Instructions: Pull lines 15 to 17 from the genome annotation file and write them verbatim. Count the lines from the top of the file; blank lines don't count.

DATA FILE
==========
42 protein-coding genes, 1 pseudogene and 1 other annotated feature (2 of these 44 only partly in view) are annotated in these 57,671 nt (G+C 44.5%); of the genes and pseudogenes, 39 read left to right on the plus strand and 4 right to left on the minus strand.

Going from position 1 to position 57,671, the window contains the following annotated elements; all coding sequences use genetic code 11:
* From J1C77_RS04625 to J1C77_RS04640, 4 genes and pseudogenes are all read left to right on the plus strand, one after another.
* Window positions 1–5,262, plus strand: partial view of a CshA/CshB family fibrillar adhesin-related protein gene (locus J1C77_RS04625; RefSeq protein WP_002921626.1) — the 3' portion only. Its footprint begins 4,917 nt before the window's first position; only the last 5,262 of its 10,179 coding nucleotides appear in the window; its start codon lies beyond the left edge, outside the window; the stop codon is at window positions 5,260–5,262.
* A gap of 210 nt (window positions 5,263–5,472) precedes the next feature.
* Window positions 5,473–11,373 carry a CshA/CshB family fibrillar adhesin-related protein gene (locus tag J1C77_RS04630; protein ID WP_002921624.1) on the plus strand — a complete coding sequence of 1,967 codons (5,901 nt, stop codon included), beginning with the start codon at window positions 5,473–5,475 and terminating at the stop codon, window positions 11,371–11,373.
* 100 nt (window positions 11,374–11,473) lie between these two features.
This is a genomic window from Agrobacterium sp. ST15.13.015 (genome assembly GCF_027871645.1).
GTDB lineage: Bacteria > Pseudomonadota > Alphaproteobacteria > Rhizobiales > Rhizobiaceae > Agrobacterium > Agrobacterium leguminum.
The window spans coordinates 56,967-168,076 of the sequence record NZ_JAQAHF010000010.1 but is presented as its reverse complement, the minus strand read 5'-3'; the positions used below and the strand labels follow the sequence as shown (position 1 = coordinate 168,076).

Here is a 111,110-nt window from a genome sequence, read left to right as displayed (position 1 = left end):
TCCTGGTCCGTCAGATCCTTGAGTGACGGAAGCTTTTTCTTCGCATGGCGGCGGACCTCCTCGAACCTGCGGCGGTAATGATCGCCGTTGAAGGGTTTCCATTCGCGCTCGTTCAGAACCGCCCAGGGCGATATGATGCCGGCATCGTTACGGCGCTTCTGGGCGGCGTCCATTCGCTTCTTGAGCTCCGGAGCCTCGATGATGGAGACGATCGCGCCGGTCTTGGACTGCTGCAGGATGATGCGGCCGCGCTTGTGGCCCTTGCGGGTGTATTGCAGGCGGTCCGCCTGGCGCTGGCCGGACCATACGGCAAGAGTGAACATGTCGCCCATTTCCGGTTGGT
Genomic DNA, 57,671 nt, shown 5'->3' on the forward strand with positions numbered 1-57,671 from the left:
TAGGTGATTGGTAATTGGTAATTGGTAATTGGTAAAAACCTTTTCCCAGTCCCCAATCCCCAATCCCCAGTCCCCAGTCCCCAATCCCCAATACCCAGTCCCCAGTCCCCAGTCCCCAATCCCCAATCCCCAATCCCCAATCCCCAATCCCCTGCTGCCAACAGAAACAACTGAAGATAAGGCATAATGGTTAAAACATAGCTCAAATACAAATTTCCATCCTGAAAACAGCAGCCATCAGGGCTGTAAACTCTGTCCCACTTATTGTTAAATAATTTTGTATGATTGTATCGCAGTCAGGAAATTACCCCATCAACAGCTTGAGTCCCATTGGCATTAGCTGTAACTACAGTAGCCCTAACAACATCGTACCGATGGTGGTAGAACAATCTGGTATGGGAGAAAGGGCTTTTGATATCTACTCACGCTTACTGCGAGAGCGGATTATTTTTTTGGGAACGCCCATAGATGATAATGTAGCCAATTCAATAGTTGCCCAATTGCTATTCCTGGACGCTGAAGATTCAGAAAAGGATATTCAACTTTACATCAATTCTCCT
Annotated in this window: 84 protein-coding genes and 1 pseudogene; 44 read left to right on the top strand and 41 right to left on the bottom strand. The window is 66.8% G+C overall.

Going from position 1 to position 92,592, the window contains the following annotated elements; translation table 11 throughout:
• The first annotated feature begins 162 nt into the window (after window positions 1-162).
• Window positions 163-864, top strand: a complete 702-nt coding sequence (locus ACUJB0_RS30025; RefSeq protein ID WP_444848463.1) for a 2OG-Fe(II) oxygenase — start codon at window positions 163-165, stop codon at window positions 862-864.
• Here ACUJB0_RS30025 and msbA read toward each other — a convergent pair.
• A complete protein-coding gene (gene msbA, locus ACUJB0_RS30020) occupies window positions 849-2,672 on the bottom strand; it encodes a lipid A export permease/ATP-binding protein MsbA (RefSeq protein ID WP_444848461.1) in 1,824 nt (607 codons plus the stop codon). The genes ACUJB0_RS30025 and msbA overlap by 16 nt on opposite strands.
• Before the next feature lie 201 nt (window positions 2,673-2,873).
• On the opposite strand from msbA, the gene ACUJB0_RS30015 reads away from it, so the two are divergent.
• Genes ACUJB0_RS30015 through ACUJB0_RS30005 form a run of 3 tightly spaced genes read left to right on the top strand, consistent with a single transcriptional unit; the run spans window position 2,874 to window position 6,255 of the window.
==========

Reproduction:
Annotated in this window: 84 protein-coding genes and 1 pseudogene; 44 read left to right on the top strand and 41 right to left on the bottom strand. The window is 66.8% G+C overall.

Going from position 1 to position 92,592, the window contains the following annotated elements; translation table 11 throughout:
• The first annotated feature begins 162 nt into the window (after window positions 1-162).